LANSING — What do Detroit’s restored Fox Theatre, the Lapeer and Alpena county courthouses, Meadowbrook in Rochester, the Grand Hotel on Mackinac Island and the Capitol in Lansing have in common?
What connects the Herman Miller Design Yard in Holland to Traverse City State Hospital, the railroad station in Niles, the village of Bay View near Petoskey and the Superior Dome on the Northern Michigan University campus?
All are among the state’s top 150 architectural achievements, according to writer John Gallagher and photographer Balthazar Korab.
Their new book, “Great Architecture of Michigan” (Wayne State University Press and Michigan Architectural Foundation, $60) shows and tells the stories of such buildings. It groups their chosen buildings into themes related to their use, such as those “we gather in,” those “we learn in,” those “we worship in” and those “we work in.”
Some of their selections are obvious: Detroit’s Art Deco-style Guardian Building, for example, or the Holocaust Memorial Center in Farmington Hills, or Frank Lloyd Wright works, the Goetsch-Winckler House in Okemos and Parkwyn Village in Kalamazoo.
Others, however, provide pleasant surprises.
Among them is the 19th-century D.H. Day Farm with its weathered white dairy barn and silos on the Leelanau Peninsula, about which Gallagher writes, “Some buildings blend so naturally with their surroundings that they seem to be of the earth rather than on it.”
So is Hannah House, a 40-room, Queen Anne-style mansion that a lumber baron and his wife built in Traverse City. It’s only natural that they’d use a different kind of wood to panel each room, although they probably never predicted its current use as a funeral home.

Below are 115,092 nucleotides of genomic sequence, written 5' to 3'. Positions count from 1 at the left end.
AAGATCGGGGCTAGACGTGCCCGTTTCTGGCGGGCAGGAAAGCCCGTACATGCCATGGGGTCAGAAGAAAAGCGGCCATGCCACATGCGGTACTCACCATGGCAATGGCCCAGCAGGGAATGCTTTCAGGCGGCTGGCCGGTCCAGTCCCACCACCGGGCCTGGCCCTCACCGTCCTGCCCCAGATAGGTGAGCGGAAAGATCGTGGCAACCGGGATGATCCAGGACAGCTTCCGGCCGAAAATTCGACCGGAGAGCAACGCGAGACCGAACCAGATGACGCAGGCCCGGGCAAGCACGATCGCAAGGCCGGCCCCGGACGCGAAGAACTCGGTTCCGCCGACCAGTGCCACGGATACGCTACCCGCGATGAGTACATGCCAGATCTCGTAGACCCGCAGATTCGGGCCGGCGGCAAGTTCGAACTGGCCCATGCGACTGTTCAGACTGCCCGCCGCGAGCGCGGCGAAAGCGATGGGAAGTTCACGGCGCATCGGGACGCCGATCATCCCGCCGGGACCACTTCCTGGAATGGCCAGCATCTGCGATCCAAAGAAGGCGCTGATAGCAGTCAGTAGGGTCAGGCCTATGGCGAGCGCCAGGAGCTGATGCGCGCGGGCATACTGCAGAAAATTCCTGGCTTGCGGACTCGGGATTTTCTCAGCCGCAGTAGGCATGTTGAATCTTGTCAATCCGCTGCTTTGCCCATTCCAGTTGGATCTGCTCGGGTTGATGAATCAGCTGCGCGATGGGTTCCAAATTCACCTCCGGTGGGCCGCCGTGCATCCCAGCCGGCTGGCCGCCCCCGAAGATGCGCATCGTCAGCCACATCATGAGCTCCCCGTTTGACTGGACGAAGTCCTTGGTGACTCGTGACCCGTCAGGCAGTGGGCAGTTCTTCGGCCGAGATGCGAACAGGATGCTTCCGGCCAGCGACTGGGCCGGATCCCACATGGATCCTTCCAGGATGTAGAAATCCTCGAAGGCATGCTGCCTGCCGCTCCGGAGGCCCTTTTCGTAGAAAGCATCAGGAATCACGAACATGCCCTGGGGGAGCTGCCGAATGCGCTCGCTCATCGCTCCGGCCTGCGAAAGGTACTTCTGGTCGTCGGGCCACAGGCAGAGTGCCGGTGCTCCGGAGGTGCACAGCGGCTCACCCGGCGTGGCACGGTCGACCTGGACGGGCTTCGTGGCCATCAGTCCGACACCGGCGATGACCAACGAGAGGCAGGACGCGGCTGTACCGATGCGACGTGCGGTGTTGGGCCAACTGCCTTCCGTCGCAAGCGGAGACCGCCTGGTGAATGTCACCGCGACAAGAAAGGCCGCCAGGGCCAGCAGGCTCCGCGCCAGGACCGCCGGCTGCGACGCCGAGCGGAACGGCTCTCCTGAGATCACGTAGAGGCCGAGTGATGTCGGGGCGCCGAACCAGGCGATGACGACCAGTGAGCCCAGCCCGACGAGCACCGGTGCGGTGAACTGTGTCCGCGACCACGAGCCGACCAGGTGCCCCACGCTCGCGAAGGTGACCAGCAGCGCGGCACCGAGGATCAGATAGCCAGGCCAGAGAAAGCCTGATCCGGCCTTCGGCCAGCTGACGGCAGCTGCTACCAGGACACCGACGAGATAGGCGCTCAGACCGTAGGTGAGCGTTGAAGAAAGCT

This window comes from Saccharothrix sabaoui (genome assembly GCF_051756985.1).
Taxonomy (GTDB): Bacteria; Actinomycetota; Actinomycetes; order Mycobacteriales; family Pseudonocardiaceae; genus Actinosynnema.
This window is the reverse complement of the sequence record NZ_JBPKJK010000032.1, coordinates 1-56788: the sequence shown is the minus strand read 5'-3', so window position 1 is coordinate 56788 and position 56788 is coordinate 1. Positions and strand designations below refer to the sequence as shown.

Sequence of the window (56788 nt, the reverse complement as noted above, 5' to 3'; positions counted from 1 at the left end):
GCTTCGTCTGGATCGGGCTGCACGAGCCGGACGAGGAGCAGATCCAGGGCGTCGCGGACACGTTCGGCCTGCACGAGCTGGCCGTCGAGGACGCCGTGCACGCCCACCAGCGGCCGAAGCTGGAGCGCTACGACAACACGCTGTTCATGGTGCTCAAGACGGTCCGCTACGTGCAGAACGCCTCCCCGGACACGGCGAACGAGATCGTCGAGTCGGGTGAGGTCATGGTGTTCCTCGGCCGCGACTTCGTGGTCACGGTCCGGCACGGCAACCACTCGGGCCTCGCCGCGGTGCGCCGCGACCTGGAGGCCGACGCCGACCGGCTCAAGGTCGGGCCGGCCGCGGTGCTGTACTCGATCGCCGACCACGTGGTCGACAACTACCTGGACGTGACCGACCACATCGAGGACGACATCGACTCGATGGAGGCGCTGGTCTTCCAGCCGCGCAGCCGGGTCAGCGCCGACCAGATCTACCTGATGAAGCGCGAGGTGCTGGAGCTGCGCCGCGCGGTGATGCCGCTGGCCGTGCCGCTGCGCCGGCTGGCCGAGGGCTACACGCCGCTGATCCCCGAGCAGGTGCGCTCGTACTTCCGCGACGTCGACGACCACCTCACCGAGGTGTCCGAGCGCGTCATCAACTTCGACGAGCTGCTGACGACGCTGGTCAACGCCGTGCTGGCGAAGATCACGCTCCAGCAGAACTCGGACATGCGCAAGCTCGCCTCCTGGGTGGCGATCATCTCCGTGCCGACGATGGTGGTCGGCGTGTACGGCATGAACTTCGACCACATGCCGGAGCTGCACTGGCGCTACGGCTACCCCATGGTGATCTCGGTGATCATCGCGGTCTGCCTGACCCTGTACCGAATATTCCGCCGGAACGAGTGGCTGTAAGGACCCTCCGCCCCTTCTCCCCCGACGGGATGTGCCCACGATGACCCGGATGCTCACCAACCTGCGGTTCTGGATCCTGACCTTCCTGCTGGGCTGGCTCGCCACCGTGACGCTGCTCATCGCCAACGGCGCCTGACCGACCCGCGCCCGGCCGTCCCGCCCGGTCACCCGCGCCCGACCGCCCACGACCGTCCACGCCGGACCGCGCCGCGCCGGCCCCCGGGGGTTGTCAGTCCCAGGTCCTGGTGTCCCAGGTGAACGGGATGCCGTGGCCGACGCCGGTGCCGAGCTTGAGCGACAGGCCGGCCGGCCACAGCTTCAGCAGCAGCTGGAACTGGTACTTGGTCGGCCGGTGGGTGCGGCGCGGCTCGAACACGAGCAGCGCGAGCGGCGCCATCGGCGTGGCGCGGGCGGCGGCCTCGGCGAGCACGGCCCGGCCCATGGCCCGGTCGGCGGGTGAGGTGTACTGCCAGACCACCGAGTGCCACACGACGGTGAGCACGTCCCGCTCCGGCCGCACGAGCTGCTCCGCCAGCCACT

And so are a group of shingle-sided houses in Calumet, on the Keweenaw Peninsula, that copper miners called home. They were built between 1870 and 1910, many on foundations made of debris from local mines.
No matter how stunning their design and how solid their construction, such buildings may prove ephemeral, Gallagher cautions.
“A number of our 150 buildings faced the wrecking ball, and not a few survived only because dedicated individuals rallied like-minded citizens at a crucial time,” he writes.
“Their crime,” he says of those whose survival was precarious, “was often nothing more than being out of style as tastes changed, or standing in the way of a sewer line or gas station. Yet all those once-threatened buildings now serve as anchors of their communities.”
West Michigan’s ‘architectural achievements’
In Grand Rapids:
Basilica of St. Adalbert
Grand Rapids Public Library (Ryerson Library)
Meyer May House
Van Andel Arena
In Ottawa County:
Herman Miller Design Yard (Holland)
DePree House (Zeeland)
In Muskegon County:
Hackley Public Library
St. Francis de Sales Church
Source: “Great Architecture of Michigan,” Wayne State University Press and Michigan Architectural Foundation